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Surface Plasmon Resonance

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Surface plasmon resonance (SPR) is a phenomenon that allows real-time, label-free detection of biomolecular interactions. 

SPR occurs when polarized light strikes an electrically conducting surface at the interface between two media. This generates electron charge density waves called plasmons, reducing the intensity of reflected light at a specific angle known as the resonance angle, in proportion to the mass on a sensor surface.

Applications of SPR include biotherapeutic and drug discovery research, as well as protein activity and stability analysis in biopharmaceutical production.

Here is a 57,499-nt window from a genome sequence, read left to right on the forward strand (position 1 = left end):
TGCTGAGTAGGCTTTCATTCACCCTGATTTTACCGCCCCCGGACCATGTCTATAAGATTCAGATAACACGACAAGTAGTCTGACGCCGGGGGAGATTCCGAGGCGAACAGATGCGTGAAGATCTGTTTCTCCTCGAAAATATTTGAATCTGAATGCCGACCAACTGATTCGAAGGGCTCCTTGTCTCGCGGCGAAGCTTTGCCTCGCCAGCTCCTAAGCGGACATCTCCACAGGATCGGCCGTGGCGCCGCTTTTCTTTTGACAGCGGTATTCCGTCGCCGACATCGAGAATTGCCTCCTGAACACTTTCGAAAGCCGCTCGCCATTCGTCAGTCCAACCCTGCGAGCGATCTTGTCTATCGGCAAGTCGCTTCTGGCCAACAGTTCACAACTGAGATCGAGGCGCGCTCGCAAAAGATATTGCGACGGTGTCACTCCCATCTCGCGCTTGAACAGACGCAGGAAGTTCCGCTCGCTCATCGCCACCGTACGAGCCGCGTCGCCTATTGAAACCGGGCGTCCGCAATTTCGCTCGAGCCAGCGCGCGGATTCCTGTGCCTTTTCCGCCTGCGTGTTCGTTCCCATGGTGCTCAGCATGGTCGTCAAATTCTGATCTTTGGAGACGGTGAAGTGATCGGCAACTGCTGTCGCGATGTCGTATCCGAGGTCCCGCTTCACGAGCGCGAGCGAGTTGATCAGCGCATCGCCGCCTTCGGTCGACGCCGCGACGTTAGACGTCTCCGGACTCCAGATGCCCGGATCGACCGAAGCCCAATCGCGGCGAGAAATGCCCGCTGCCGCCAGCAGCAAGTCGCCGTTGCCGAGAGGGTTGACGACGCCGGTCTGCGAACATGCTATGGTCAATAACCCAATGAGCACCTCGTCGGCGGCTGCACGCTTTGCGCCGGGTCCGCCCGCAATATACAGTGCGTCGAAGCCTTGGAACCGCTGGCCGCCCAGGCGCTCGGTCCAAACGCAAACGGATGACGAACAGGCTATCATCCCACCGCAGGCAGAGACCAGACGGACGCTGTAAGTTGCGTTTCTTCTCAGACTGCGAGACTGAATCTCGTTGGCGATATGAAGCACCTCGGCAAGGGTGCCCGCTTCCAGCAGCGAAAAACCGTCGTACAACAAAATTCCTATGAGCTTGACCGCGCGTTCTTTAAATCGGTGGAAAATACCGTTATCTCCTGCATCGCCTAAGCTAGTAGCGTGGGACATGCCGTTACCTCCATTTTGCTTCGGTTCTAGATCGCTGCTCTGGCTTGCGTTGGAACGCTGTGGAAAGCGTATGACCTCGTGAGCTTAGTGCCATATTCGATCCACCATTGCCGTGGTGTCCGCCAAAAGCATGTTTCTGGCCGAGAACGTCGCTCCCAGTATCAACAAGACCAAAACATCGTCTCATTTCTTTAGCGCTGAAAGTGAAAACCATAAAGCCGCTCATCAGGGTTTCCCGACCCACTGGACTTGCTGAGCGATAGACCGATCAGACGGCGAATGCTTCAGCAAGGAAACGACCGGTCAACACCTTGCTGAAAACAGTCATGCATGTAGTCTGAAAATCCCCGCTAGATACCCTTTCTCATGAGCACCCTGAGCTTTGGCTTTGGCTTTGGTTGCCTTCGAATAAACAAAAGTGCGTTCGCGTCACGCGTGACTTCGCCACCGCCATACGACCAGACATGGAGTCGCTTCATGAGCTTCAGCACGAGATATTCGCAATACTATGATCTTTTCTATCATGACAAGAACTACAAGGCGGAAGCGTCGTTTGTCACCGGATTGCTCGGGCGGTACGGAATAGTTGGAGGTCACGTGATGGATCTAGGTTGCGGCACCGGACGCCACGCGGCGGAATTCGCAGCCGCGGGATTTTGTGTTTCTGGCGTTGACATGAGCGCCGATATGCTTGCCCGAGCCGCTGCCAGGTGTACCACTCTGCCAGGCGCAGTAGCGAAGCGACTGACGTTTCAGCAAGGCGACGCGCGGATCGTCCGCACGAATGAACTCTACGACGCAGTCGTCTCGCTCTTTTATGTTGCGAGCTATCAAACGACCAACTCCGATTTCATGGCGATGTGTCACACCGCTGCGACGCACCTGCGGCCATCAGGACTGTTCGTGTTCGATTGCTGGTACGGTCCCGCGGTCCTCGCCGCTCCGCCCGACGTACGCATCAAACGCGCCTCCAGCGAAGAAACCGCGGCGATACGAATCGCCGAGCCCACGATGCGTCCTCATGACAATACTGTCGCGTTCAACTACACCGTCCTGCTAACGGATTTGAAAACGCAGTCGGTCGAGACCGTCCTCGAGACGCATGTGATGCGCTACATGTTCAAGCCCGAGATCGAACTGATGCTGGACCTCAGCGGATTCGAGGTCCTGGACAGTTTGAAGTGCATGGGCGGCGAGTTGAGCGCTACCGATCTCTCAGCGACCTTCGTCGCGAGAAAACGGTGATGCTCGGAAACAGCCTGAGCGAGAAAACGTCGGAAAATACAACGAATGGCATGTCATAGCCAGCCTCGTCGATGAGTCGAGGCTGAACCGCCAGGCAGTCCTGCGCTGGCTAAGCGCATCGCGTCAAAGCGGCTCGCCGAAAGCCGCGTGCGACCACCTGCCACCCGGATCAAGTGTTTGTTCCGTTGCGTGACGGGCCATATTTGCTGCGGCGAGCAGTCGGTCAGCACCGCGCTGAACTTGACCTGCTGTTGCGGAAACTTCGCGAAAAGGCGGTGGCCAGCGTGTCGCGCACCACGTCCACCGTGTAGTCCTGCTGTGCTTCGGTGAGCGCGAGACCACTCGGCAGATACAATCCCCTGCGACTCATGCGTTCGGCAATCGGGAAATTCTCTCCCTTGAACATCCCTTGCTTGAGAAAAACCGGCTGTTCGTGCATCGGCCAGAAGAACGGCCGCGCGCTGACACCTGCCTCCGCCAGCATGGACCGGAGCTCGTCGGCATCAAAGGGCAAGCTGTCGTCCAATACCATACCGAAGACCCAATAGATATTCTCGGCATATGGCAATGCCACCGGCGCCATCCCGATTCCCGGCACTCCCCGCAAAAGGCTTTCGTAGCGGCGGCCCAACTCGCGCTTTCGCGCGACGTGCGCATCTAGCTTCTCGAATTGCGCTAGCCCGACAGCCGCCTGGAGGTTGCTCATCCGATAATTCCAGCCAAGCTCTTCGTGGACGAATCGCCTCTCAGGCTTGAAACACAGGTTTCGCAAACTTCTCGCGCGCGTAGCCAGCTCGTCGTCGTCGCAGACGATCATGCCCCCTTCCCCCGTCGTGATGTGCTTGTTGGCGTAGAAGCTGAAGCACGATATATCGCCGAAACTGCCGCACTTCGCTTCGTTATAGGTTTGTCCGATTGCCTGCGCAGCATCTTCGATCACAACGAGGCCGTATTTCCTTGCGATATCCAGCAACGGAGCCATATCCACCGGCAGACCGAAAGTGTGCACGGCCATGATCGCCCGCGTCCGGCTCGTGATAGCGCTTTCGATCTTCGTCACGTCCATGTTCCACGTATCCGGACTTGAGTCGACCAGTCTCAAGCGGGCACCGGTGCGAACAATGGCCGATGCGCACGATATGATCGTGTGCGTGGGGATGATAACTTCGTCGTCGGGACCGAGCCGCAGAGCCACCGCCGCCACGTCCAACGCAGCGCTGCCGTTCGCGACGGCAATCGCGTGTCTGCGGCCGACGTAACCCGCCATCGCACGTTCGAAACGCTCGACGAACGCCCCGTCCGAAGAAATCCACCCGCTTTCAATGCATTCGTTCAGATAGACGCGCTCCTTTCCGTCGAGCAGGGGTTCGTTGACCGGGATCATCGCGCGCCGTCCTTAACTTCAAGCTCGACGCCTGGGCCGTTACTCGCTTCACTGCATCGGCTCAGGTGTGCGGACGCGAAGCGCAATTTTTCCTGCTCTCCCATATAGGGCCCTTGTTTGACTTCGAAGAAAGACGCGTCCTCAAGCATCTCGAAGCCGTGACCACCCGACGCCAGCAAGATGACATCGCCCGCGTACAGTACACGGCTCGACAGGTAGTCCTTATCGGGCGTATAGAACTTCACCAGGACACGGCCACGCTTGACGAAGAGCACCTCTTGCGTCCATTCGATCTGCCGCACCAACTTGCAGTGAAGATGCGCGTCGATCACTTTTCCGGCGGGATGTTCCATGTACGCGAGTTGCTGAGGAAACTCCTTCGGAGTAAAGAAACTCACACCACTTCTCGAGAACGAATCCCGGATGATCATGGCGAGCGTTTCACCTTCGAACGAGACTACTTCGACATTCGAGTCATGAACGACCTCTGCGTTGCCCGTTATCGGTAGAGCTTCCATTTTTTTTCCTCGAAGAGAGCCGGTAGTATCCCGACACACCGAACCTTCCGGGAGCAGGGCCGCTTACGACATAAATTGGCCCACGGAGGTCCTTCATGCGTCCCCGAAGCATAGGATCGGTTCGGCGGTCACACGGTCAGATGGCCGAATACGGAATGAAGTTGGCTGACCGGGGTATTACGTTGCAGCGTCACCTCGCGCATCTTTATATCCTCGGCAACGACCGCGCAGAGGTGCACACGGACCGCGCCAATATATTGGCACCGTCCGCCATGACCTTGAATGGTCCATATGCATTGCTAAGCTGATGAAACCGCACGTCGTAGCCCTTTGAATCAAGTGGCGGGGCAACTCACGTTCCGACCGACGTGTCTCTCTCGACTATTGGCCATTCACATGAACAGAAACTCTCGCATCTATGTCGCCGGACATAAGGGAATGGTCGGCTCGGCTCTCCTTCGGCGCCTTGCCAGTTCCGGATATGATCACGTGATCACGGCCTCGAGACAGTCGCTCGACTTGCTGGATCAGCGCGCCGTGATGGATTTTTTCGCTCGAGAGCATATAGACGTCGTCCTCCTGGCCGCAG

Follow label-free interactions in real-time

In Biacore instruments from GE Healthcare, target molecules, most frequently proteins, are immobilized on a prepared gold sensor surface and a sample containing a potential interacting partner in solution is injected over the surface through a series of flow cells.

During the course of the interaction, polarized light is directed toward the sensor surface and the angle of minimum intensity reflected light is detected. This angle changes as molecules bind and dissociate and the interaction profile is thus recorded in real time.

For most applications, a dextran matrix enables molecules to be immobilized on the sensor surface. As light does not penetrate the sample, interactions can be followed in colored, turbid, or opaque samples. No labels are required and detection is instantaneous.

Applications of SPR include drug biotherapeutic discovery research, and protein activity and stability analysis.

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